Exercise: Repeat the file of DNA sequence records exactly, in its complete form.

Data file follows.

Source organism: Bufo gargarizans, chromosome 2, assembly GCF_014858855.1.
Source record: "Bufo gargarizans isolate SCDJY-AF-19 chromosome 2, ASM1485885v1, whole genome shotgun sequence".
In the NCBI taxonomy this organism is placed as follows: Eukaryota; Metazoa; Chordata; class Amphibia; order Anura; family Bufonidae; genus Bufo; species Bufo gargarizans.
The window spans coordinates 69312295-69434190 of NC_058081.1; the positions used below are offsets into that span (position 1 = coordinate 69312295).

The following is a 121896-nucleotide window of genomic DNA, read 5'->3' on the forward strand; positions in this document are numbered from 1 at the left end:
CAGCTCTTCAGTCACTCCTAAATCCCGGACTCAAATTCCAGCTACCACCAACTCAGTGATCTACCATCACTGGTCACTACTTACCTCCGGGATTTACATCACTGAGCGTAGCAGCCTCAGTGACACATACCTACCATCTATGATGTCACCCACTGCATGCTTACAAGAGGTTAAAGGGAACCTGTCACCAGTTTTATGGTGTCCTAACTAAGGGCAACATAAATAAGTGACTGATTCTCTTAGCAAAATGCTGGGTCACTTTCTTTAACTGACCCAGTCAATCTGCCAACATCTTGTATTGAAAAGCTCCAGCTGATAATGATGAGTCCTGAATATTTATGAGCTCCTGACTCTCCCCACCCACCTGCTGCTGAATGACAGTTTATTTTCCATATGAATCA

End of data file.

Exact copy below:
Source organism: Bufo gargarizans, chromosome 2, assembly GCF_014858855.1.
Source record: "Bufo gargarizans isolate SCDJY-AF-19 chromosome 2, ASM1485885v1, whole genome shotgun sequence".
In the NCBI taxonomy this organism is placed as follows: Eukaryota; Metazoa; Chordata; class Amphibia; order Anura; family Bufonidae; genus Bufo; species Bufo gargarizans.
The window spans coordinates 69312295-69434190 of NC_058081.1; the positions used below are offsets into that span (position 1 = coordinate 69312295).

The following is a 121896-nucleotide window of genomic DNA, read 5'->3' on the forward strand; positions in this document are numbered from 1 at the left end:
CAGCTCTTCAGTCACTCCTAAATCCCGGACTCAAATTCCAGCTACCACCAACTCAGTGATCTACCATCACTGGTCACTACTTACCTCCGGGATTTACATCACTGAGCGTAGCAGCCTCAGTGACACATACCTACCATCTATGATGTCACCCACTGCATGCTTACAAGAGGTTAAAGGGAACCTGTCACCAGTTTTATGGTGTCCTAACTAAGGGCAACATAAATAAGTGACTGATTCTCTTAGCAAAATGCTGGGTCACTTTCTTTAACTGACCCAGTCAATCTGCCAACATCTTGTATTGAAAAGCTCCAGCTGATAATGATGAGTCCTGAATATTTATGAGCTCCTGACTCTCCCCACCCACCTGCTGCTGAATGACAGTTTATTTTCCATATGAATCA